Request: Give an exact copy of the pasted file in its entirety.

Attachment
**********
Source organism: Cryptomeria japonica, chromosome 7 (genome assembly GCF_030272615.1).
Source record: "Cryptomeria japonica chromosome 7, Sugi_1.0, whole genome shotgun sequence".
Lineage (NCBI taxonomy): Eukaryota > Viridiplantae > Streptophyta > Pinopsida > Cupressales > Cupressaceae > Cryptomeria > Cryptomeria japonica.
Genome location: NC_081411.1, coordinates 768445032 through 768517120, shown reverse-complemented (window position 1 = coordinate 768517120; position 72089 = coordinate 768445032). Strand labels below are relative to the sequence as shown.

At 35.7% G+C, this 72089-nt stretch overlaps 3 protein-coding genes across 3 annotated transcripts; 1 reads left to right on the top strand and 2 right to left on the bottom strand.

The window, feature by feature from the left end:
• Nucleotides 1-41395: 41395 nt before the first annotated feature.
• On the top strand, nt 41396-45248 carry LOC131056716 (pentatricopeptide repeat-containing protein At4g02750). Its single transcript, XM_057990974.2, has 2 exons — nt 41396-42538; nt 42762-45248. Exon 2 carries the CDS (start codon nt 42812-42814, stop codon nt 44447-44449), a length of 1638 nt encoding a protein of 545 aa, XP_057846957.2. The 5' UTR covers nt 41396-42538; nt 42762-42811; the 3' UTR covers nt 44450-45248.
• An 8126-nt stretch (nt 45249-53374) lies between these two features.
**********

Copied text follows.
Source organism: Cryptomeria japonica, chromosome 7 (genome assembly GCF_030272615.1).
Source record: "Cryptomeria japonica chromosome 7, Sugi_1.0, whole genome shotgun sequence".
Lineage (NCBI taxonomy): Eukaryota > Viridiplantae > Streptophyta > Pinopsida > Cupressales > Cupressaceae > Cryptomeria > Cryptomeria japonica.
Genome location: NC_081411.1, coordinates 768445032 through 768517120, shown reverse-complemented (window position 1 = coordinate 768517120; position 72089 = coordinate 768445032). Strand labels below are relative to the sequence as shown.

At 35.7% G+C, this 72089-nt stretch overlaps 3 protein-coding genes across 3 annotated transcripts; 1 reads left to right on the top strand and 2 right to left on the bottom strand.

The window, feature by feature from the left end:
• Nucleotides 1-41395: 41395 nt before the first annotated feature.
• On the top strand, nt 41396-45248 carry LOC131056716 (pentatricopeptide repeat-containing protein At4g02750). Its single transcript, XM_057990974.2, has 2 exons — nt 41396-42538; nt 42762-45248. Exon 2 carries the CDS (start codon nt 42812-42814, stop codon nt 44447-44449), a length of 1638 nt encoding a protein of 545 aa, XP_057846957.2. The 5' UTR covers nt 41396-42538; nt 42762-42811; the 3' UTR covers nt 44450-45248.
• An 8126-nt stretch (nt 45249-53374) lies between these two features.